All the rest of the species we will look at in this summary are mammals, which is the biological family that includes human beings. Deer are also called “ungulates,” which means they have hooves, and they live in relatively large herds. Animals who are hunted by predators tend to live in large herds or communities simply as a hedge against devastation by species who prey upon them. As is the case in all animal species, the most critical functions revolve around survival and reproduction. In the case of deer, females and their babies tend to congregate within an area surrounded by the young adult and adolescent males, who thus patrol the perimeter watching for and responding to threats from predators.
The obvious leader in a deer herd is an adult male who achieves his status in strenuous competition with other adult males to be crowned the “alpha” of the herd. The alpha male receives respect and deference from all the members of the herd and is accorded the privilege of breeding with all the adult females. The alpha male is indeed the “big daddy” of the herd, and his genetic material is passed down to the next generation way out of proportion to that of any other males in the herd. This pattern is another version of the “survival of the fittest.”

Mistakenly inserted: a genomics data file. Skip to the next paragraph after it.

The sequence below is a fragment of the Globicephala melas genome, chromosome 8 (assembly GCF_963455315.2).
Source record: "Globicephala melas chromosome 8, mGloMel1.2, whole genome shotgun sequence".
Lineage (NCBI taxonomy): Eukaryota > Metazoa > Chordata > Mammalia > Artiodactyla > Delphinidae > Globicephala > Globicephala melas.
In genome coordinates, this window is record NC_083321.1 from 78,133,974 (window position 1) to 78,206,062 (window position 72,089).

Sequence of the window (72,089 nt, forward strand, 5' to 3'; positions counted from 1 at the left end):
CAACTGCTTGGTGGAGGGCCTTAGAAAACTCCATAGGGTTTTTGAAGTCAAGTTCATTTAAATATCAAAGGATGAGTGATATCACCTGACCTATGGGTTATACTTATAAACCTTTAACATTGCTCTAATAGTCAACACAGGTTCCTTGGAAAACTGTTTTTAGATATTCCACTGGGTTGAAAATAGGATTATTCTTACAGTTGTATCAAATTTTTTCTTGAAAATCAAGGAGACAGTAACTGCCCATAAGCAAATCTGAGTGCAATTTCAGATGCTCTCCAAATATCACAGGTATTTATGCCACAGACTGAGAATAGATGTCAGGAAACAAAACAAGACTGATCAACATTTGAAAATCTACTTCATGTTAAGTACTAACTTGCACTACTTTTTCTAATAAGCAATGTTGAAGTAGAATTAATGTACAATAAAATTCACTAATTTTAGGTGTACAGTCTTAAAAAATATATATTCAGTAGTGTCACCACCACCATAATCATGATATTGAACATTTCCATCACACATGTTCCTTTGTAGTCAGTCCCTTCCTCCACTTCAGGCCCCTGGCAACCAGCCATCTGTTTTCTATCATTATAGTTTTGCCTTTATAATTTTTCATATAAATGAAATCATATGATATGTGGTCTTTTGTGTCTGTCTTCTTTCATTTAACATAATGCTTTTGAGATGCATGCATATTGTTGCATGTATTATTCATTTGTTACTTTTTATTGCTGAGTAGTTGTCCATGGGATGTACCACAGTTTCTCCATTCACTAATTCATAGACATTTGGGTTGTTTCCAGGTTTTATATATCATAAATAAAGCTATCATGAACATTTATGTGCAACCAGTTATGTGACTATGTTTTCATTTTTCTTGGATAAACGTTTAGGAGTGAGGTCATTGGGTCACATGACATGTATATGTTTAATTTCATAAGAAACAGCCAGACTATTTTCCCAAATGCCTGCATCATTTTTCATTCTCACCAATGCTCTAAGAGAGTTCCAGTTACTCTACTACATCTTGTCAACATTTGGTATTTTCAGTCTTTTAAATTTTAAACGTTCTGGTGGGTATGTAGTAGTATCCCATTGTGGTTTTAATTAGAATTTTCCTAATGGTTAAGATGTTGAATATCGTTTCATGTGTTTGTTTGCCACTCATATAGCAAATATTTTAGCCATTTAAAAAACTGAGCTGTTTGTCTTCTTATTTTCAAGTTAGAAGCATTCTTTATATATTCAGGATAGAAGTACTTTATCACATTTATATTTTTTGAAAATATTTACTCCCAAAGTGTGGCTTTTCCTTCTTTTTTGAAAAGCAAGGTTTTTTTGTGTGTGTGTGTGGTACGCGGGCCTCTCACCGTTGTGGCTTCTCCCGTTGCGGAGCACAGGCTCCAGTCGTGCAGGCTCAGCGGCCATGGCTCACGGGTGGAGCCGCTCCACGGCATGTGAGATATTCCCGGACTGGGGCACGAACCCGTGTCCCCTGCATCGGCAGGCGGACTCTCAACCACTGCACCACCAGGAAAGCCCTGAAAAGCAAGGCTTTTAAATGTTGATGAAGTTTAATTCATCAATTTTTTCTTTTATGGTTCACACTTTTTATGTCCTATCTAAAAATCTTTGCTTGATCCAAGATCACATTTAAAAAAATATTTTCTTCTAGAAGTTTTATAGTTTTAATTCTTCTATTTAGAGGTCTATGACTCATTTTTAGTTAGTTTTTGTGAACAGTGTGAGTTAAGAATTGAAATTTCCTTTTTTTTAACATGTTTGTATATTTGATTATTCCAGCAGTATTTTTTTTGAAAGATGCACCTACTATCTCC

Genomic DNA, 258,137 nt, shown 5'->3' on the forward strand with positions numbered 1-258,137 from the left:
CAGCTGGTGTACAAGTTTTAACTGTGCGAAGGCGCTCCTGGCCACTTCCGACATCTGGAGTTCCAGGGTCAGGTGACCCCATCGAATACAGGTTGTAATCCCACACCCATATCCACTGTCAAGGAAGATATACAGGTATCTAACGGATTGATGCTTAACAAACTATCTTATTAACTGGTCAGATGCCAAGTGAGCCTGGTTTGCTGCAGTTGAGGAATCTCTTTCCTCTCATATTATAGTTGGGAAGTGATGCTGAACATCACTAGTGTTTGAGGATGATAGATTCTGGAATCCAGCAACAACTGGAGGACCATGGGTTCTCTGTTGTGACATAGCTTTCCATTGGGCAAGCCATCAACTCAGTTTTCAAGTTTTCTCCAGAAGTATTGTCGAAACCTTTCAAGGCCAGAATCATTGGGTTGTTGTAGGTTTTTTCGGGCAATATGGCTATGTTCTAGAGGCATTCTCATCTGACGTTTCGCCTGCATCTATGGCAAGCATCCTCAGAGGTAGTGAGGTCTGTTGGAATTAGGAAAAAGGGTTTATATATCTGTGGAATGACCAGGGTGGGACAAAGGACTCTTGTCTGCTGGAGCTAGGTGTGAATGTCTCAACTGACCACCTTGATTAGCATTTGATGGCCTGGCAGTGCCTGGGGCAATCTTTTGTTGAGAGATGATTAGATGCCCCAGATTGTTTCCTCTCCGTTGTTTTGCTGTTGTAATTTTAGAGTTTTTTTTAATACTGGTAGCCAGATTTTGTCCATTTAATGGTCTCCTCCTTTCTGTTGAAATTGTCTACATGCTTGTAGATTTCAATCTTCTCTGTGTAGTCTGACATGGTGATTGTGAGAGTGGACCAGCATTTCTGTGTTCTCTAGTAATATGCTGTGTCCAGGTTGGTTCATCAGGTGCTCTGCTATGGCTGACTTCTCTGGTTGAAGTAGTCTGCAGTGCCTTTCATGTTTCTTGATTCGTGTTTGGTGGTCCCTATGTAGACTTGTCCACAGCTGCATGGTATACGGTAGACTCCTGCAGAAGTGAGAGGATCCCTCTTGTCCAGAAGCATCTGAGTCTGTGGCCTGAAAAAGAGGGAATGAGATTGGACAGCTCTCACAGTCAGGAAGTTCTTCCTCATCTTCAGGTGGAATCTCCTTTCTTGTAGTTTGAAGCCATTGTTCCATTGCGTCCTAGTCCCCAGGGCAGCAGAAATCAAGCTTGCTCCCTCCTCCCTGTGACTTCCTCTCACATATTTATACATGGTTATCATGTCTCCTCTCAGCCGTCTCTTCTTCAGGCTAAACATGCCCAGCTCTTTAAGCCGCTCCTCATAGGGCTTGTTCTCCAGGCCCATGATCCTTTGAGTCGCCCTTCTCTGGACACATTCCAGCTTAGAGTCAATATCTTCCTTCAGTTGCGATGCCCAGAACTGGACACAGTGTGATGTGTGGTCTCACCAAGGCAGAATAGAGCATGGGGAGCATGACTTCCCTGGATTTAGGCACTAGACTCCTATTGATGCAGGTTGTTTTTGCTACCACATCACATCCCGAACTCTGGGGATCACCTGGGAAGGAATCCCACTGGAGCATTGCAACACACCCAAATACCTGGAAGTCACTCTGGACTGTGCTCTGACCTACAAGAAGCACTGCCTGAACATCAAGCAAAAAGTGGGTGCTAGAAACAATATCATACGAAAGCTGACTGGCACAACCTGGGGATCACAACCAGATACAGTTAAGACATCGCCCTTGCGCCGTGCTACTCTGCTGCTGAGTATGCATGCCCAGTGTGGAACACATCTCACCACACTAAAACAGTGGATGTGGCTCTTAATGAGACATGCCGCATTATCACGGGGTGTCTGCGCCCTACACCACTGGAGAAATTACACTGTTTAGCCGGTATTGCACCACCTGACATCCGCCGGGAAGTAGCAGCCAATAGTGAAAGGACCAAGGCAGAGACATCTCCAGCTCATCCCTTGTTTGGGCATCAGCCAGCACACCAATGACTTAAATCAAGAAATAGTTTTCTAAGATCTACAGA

The actual process of the competition for alphahood is instructive. It essentially involves a series of head-butting clashes, which depends on the skill of the male deer in using his antlers as a weapon. The competition is seldom fatal to the losers, which ensures a cadre of warriors to ward off attacks by wolves and other predators. Females and their infants, of course, are not well equipped to fight but are more necessary to ensure the herd’s prospects for the next generation. And all the privileges and advantages of the alpha leader are ultimately balanced or outweighed by his responsibility to stand and fight attacking predators, which frequently proves fatal. Queen bees, geese at the head of the V, and alpha male deer all pay a heavy price for their special status. Leadership comes with special privileges and special responsibilities.
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